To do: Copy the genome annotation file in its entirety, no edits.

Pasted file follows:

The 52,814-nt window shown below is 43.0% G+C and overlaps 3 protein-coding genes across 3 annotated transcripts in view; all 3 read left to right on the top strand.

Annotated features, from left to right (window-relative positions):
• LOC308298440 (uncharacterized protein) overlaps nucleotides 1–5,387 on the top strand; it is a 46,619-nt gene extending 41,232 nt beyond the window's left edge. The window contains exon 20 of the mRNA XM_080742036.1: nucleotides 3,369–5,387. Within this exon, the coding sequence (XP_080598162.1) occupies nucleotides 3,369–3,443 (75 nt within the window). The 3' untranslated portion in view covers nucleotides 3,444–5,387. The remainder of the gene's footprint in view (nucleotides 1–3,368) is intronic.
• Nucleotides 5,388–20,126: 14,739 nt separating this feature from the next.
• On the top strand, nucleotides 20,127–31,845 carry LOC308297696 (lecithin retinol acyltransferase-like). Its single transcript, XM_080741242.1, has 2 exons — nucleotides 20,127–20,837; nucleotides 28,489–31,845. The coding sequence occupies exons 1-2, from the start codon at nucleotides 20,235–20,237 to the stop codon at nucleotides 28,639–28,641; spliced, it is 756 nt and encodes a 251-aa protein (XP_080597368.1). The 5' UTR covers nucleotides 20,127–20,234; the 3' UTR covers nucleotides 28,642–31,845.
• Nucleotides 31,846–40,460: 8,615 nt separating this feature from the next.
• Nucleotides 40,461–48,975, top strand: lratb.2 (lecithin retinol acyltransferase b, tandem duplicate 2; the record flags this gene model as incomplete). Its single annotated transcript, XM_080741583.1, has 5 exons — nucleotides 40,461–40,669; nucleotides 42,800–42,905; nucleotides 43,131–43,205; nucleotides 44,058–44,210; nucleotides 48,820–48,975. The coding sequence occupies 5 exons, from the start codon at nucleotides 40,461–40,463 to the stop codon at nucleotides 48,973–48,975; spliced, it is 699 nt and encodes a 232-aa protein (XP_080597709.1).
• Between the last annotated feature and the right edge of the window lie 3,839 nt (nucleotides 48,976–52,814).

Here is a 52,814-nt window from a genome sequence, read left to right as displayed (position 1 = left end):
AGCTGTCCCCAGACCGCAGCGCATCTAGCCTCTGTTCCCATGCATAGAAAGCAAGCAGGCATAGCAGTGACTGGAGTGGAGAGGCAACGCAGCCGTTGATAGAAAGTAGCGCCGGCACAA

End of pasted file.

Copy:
The 52,814-nt window shown below is 43.0% G+C and overlaps 3 protein-coding genes across 3 annotated transcripts in view; all 3 read left to right on the top strand.

Annotated features, from left to right (window-relative positions):
• LOC308298440 (uncharacterized protein) overlaps nucleotides 1–5,387 on the top strand; it is a 46,619-nt gene extending 41,232 nt beyond the window's left edge. The window contains exon 20 of the mRNA XM_080742036.1: nucleotides 3,369–5,387. Within this exon, the coding sequence (XP_080598162.1) occupies nucleotides 3,369–3,443 (75 nt within the window). The 3' untranslated portion in view covers nucleotides 3,444–5,387. The remainder of the gene's footprint in view (nucleotides 1–3,368) is intronic.
• Nucleotides 5,388–20,126: 14,739 nt separating this feature from the next.
• On the top strand, nucleotides 20,127–31,845 carry LOC308297696 (lecithin retinol acyltransferase-like). Its single transcript, XM_080741242.1, has 2 exons — nucleotides 20,127–20,837; nucleotides 28,489–31,845. The coding sequence occupies exons 1-2, from the start codon at nucleotides 20,235–20,237 to the stop codon at nucleotides 28,639–28,641; spliced, it is 756 nt and encodes a 251-aa protein (XP_080597368.1). The 5' UTR covers nucleotides 20,127–20,234; the 3' UTR covers nucleotides 28,642–31,845.
• Nucleotides 31,846–40,460: 8,615 nt separating this feature from the next.
• Nucleotides 40,461–48,975, top strand: lratb.2 (lecithin retinol acyltransferase b, tandem duplicate 2; the record flags this gene model as incomplete). Its single annotated transcript, XM_080741583.1, has 5 exons — nucleotides 40,461–40,669; nucleotides 42,800–42,905; nucleotides 43,131–43,205; nucleotides 44,058–44,210; nucleotides 48,820–48,975. The coding sequence occupies 5 exons, from the start codon at nucleotides 40,461–40,463 to the stop codon at nucleotides 48,973–48,975; spliced, it is 699 nt and encodes a 232-aa protein (XP_080597709.1).
• Between the last annotated feature and the right edge of the window lie 3,839 nt (nucleotides 48,976–52,814).

Here is a 52,814-nt window from a genome sequence, read left to right as displayed (position 1 = left end):
AGCTGTCCCCAGACCGCAGCGCATCTAGCCTCTGTTCCCATGCATAGAAAGCAAGCAGGCATAGCAGTGACTGGAGTGGAGAGGCAACGCAGCCGTTGATAGAAAGTAGCGCCGGCACAA